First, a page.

In 1829, at the age of 15, Colt began working in his father's textile plant in Ware, Massachusetts, where he had access to tools, materials, and the factory workers' expertise. Following the encyclopedia, Samuel built a homemade galvanic cell and advertised as a Fourth of July event in that year that he would blow up a raft on Ware Pond using underwater explosives; although the raft was missed, the explosion was still impressive.[3] Sent to boarding school, he amused his classmates with pyrotechnics. In 1830, a July 4 accident caused a fire that ended his schooling, and his father then sent him off to learn the seaman's trade.[3] On a voyage to Calcutta on board the brig Corvo, he noticed that regardless of which way the ship's wheel was spun, each spoke always came in direct line with a clutch that could be set to hold it. He later said that this gave him the idea for the revolver. On the Corvo, Colt made a wooden model of a pepperbox revolver out of scrap wood. It differed from other pepperbox revolvers at the time in that it would allow the shooter to rotate the cylinder by the action of cocking the hammer and a pawl locking the cylinder in place, rather than rotating the barrels by hand and hoping for proper indexing and alignment.

Colt conceived of himself as a man of science and thought if he could enlighten people about a new idea like nitrous oxide, he could in turn make people more receptive to his new idea concerning a revolver. He started his lectures on street corners and soon worked his way up to lecture halls and museums. As ticket sales declined, Colt realized that "serious" museum lectures were not what the people wanted to pay money to see and that it was dramatic stories of salvation and redemption the public craved. While visiting his brother, John, in Cincinnati, he partnered with sculptor, Hiram Powers, for his demonstrations with a theme based on The Divine Comedy. Powers made detailed wax sculptures and paintings based on demons, centaurs and mummies from Dante. Colt constructed fireworks to complete the show, which was a success

Colt's early revolver
Colt's great contribution was to the use of interchangeable parts. Knowing that some gun parts were made by machine, he envisioned that all the parts on every Colt gun to be interchangeable and made by machine, later to be assembled by hand. His goal was the assembly line.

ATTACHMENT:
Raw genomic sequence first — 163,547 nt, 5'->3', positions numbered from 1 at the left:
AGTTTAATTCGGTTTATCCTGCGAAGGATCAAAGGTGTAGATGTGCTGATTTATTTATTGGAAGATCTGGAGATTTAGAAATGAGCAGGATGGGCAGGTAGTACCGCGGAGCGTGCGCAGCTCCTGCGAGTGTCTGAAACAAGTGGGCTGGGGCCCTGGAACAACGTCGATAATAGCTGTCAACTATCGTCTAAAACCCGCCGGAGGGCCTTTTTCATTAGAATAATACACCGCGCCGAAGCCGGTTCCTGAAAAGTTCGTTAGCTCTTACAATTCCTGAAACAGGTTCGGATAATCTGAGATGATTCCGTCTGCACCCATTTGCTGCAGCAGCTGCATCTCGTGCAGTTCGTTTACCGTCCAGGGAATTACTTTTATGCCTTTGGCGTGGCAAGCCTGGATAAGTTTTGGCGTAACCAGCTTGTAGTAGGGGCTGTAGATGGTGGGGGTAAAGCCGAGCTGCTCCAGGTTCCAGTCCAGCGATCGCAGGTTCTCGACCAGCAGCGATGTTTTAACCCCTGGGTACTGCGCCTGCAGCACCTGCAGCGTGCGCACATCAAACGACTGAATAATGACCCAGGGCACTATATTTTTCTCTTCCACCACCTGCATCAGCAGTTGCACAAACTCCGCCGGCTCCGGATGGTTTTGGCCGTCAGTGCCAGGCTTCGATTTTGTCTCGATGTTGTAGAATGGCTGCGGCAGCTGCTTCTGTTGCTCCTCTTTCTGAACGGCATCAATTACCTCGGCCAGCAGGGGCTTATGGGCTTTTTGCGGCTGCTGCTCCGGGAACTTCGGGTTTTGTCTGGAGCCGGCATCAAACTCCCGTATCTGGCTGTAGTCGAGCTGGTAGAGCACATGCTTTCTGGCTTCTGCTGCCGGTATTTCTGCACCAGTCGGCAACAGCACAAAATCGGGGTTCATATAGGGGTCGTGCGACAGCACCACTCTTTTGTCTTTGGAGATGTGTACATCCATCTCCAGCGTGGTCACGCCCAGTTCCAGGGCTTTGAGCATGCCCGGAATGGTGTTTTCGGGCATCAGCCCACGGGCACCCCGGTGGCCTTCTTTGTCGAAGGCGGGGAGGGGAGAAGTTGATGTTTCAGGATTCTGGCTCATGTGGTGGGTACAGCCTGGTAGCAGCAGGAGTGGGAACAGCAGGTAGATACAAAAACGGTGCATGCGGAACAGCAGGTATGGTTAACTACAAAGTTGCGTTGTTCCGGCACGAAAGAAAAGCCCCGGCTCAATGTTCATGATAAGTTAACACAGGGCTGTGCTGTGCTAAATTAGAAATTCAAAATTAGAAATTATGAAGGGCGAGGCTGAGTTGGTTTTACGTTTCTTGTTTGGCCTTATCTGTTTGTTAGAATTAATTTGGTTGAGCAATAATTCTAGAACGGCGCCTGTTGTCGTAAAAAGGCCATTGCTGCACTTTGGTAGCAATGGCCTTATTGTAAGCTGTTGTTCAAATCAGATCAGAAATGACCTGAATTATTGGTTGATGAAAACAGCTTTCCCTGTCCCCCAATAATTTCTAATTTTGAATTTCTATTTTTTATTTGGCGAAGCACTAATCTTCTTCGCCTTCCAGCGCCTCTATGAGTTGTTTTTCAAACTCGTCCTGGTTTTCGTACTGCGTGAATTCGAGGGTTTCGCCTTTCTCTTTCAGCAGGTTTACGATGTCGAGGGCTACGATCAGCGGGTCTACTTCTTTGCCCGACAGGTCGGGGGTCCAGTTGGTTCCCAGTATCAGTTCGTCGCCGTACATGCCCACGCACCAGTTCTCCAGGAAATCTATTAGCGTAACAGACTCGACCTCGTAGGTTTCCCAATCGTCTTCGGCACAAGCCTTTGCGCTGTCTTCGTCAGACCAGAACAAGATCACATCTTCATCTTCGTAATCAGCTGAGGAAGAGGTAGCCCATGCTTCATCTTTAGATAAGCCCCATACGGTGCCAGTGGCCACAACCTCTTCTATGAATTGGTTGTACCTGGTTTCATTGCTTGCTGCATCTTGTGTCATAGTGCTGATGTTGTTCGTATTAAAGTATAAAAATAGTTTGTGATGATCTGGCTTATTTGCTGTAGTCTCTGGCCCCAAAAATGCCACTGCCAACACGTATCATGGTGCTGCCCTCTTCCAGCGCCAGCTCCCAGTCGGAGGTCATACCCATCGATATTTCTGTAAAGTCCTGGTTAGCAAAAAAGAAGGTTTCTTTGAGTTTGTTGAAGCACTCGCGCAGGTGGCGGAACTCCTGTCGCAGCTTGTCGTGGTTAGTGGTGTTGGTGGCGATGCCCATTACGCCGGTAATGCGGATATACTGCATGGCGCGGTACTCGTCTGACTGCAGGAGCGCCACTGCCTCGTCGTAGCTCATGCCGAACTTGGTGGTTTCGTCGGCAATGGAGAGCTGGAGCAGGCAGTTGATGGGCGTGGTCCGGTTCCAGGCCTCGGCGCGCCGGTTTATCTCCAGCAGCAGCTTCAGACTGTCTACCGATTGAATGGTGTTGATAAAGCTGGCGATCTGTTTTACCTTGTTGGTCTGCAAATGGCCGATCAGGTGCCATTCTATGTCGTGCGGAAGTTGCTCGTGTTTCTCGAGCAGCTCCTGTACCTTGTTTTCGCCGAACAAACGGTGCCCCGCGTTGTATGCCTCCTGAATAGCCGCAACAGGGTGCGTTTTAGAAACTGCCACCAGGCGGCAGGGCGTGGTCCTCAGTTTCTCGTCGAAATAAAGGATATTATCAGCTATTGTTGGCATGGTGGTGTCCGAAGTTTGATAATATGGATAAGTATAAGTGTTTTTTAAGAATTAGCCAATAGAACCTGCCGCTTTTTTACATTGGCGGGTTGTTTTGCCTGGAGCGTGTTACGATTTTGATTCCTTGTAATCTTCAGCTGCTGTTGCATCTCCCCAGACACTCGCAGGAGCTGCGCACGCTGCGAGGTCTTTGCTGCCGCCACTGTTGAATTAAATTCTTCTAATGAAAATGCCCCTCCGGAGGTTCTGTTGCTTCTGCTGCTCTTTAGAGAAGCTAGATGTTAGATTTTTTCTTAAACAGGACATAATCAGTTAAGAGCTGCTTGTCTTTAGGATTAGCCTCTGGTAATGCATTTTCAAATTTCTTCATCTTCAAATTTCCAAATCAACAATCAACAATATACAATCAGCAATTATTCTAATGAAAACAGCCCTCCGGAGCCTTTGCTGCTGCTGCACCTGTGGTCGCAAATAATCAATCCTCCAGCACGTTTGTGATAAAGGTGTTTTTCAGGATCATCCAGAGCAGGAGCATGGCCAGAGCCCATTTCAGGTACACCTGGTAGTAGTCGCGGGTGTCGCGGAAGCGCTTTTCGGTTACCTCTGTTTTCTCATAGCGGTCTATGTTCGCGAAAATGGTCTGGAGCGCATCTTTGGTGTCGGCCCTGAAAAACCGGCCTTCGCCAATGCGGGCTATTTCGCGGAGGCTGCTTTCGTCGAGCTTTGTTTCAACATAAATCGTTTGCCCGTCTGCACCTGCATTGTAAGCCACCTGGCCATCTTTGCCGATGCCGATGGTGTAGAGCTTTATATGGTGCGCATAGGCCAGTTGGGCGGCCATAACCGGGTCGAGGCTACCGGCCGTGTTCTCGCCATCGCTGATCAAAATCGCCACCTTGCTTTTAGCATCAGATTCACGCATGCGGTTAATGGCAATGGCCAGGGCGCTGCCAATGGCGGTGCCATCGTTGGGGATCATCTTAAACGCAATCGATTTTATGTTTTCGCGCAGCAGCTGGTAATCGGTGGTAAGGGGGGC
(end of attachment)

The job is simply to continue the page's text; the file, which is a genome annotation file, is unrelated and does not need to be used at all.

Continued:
Marketing
When foreign heads of state would not grant him an audience, as he was only a private citizen, he persuaded the governor of the state of Connecticut make him a lieutenant colonel and aide-de-camp in the state militia. With this rank, he toured Europe again to promote his revolvers.[53] He used marketing techniques which were innovative at the time. He frequently gave custom engraved versions of his revolvers, to heads of state, military officers, and personalities such as Giuseppe Garibaldi, King Victor Emmanuel II of Italy, and Hungarian freedom fighter Lajos Kossuth.[54] Colt commissioned western artist George Catlin to produce a series of paintings depicting exotic scenes in which a Colt weapon was prominently used against Indians, wild animals, or bandits in the earliest form of "product placement".[55] He placed numerous advertisements in the same newspapers; The Knickerbocker ran as many as eight in the same edition. Lastly, he hired authors to write stories about his guns for magazines and travel guides.[40] One of Colt's biggest acts of self-promotion was the payment to the publishers of United States Magazine $1,120 ($61,439 by 1999 standards) to run a 29-page fully illustrated story showing the inner workings of his factory.[31]

After his revolvers had gained acceptance, Colt looked for unsolicited news stories containing mention of his guns that he could excerpt and reprint. He went so far as to hire agents in other states and territories to find such samples, to buy hundreds of copies for himself and to give the editor a free revolver for writing them, particularly if such a story disparaged his competition.[31] Many of the revolvers Colt gave away as "gifts" had inscriptions such as "Compliments of Col. Colt" or "From the Inventor" engraved on the back straps. Later versions contained his entire signature which was used in many of his advertisements as a centerpiece, using his celebrity to guarantee the performance of his weapons. Colt eventually secured a trademark for his signature.
Source: http://en.wikipedia.org/wiki/Samuel_Colt